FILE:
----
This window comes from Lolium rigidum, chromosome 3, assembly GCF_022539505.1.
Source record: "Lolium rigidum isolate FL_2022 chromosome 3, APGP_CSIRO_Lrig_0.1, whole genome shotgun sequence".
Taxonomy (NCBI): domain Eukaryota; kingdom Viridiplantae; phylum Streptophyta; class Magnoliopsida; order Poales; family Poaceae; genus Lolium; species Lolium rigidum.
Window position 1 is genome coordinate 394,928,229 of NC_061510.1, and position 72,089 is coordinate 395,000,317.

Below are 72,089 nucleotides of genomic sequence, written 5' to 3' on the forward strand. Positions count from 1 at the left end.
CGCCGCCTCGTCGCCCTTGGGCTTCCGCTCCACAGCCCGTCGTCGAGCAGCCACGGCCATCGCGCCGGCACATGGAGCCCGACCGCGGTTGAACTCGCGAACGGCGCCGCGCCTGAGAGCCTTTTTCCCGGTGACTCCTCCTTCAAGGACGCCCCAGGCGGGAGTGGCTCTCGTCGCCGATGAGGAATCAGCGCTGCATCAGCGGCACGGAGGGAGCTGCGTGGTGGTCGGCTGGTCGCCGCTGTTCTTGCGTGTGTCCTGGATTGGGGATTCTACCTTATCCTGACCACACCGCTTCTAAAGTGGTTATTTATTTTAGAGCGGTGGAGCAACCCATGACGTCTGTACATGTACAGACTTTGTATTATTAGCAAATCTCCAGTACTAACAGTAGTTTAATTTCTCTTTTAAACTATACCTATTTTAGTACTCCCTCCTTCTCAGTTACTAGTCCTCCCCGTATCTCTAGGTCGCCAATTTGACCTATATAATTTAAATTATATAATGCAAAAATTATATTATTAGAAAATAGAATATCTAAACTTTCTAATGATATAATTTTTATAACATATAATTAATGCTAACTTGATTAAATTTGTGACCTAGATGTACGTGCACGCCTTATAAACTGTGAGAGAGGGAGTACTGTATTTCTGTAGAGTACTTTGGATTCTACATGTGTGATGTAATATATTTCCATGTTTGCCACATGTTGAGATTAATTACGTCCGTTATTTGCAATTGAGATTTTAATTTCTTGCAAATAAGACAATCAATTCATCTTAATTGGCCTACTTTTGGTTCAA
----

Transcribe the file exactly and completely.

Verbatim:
This window comes from Lolium rigidum, chromosome 3, assembly GCF_022539505.1.
Source record: "Lolium rigidum isolate FL_2022 chromosome 3, APGP_CSIRO_Lrig_0.1, whole genome shotgun sequence".
Taxonomy (NCBI): domain Eukaryota; kingdom Viridiplantae; phylum Streptophyta; class Magnoliopsida; order Poales; family Poaceae; genus Lolium; species Lolium rigidum.
Window position 1 is genome coordinate 394,928,229 of NC_061510.1, and position 72,089 is coordinate 395,000,317.

Below are 72,089 nucleotides of genomic sequence, written 5' to 3' on the forward strand. Positions count from 1 at the left end.
CGCCGCCTCGTCGCCCTTGGGCTTCCGCTCCACAGCCCGTCGTCGAGCAGCCACGGCCATCGCGCCGGCACATGGAGCCCGACCGCGGTTGAACTCGCGAACGGCGCCGCGCCTGAGAGCCTTTTTCCCGGTGACTCCTCCTTCAAGGACGCCCCAGGCGGGAGTGGCTCTCGTCGCCGATGAGGAATCAGCGCTGCATCAGCGGCACGGAGGGAGCTGCGTGGTGGTCGGCTGGTCGCCGCTGTTCTTGCGTGTGTCCTGGATTGGGGATTCTACCTTATCCTGACCACACCGCTTCTAAAGTGGTTATTTATTTTAGAGCGGTGGAGCAACCCATGACGTCTGTACATGTACAGACTTTGTATTATTAGCAAATCTCCAGTACTAACAGTAGTTTAATTTCTCTTTTAAACTATACCTATTTTAGTACTCCCTCCTTCTCAGTTACTAGTCCTCCCCGTATCTCTAGGTCGCCAATTTGACCTATATAATTTAAATTATATAATGCAAAAATTATATTATTAGAAAATAGAATATCTAAACTTTCTAATGATATAATTTTTATAACATATAATTAATGCTAACTTGATTAAATTTGTGACCTAGATGTACGTGCACGCCTTATAAACTGTGAGAGAGGGAGTACTGTATTTCTGTAGAGTACTTTGGATTCTACATGTGTGATGTAATATATTTCCATGTTTGCCACATGTTGAGATTAATTACGTCCGTTATTTGCAATTGAGATTTTAATTTCTTGCAAATAAGACAATCAATTCATCTTAATTGGCCTACTTTTGGTTCAA